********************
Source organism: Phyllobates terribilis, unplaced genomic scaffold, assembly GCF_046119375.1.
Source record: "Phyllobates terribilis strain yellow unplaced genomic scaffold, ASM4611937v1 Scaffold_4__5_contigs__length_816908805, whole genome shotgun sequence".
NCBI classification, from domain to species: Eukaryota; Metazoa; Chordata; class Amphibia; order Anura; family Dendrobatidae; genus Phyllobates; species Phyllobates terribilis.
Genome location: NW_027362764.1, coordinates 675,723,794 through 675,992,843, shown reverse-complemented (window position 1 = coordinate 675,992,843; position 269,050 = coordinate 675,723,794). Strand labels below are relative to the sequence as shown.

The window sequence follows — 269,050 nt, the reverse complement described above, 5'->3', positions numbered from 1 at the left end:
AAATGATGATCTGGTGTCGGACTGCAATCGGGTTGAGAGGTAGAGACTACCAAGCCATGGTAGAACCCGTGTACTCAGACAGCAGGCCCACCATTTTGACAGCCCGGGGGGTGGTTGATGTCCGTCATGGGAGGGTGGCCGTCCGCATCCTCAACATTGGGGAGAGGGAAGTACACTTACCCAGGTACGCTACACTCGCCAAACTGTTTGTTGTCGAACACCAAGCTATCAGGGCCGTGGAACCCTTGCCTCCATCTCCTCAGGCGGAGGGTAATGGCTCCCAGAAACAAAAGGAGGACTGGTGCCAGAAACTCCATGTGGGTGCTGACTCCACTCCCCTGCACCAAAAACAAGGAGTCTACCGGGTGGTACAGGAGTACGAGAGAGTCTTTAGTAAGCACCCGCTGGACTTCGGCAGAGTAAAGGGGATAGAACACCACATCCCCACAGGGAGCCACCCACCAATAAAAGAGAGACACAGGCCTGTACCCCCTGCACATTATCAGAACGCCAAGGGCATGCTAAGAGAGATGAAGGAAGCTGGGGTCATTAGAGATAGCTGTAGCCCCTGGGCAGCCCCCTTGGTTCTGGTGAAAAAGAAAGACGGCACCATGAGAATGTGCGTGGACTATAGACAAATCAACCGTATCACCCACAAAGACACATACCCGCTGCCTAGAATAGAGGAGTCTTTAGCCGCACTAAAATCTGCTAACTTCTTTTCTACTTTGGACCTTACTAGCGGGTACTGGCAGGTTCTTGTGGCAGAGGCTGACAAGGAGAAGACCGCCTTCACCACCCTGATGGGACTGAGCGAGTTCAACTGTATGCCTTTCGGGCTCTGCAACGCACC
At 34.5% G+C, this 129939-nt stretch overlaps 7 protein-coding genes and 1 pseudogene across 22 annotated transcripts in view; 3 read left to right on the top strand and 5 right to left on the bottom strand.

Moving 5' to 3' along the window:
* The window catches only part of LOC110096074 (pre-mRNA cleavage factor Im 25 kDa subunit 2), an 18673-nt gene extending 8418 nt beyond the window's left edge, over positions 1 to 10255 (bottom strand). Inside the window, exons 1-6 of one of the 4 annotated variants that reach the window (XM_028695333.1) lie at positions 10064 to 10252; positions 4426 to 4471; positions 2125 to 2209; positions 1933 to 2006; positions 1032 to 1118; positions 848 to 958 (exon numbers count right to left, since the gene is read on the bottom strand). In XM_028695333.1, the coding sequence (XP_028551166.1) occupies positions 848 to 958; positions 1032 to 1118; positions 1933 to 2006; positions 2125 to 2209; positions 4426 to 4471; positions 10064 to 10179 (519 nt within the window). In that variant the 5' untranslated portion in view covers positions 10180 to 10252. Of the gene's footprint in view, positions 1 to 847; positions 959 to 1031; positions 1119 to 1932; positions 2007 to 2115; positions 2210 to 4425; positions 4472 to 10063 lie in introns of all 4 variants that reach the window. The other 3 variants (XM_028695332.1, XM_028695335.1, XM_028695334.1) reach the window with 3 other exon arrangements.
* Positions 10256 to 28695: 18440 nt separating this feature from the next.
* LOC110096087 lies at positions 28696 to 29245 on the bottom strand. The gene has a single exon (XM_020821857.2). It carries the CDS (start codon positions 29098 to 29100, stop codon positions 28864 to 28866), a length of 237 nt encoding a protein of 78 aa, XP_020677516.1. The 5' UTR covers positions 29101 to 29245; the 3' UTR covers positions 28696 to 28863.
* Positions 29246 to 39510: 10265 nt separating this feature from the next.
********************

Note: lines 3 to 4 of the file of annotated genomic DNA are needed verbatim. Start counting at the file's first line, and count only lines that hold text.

NCBI classification, from domain to species: Eukaryota; Metazoa; Chordata; class Amphibia; order Anura; family Dendrobatidae; genus Phyllobates; species Phyllobates terribilis.
Genome location: NW_027362764.1, coordinates 675,723,794 through 675,992,843, shown reverse-complemented (window position 1 = coordinate 675,992,843; position 269,050 = coordinate 675,723,794). Strand labels below are relative to the sequence as shown.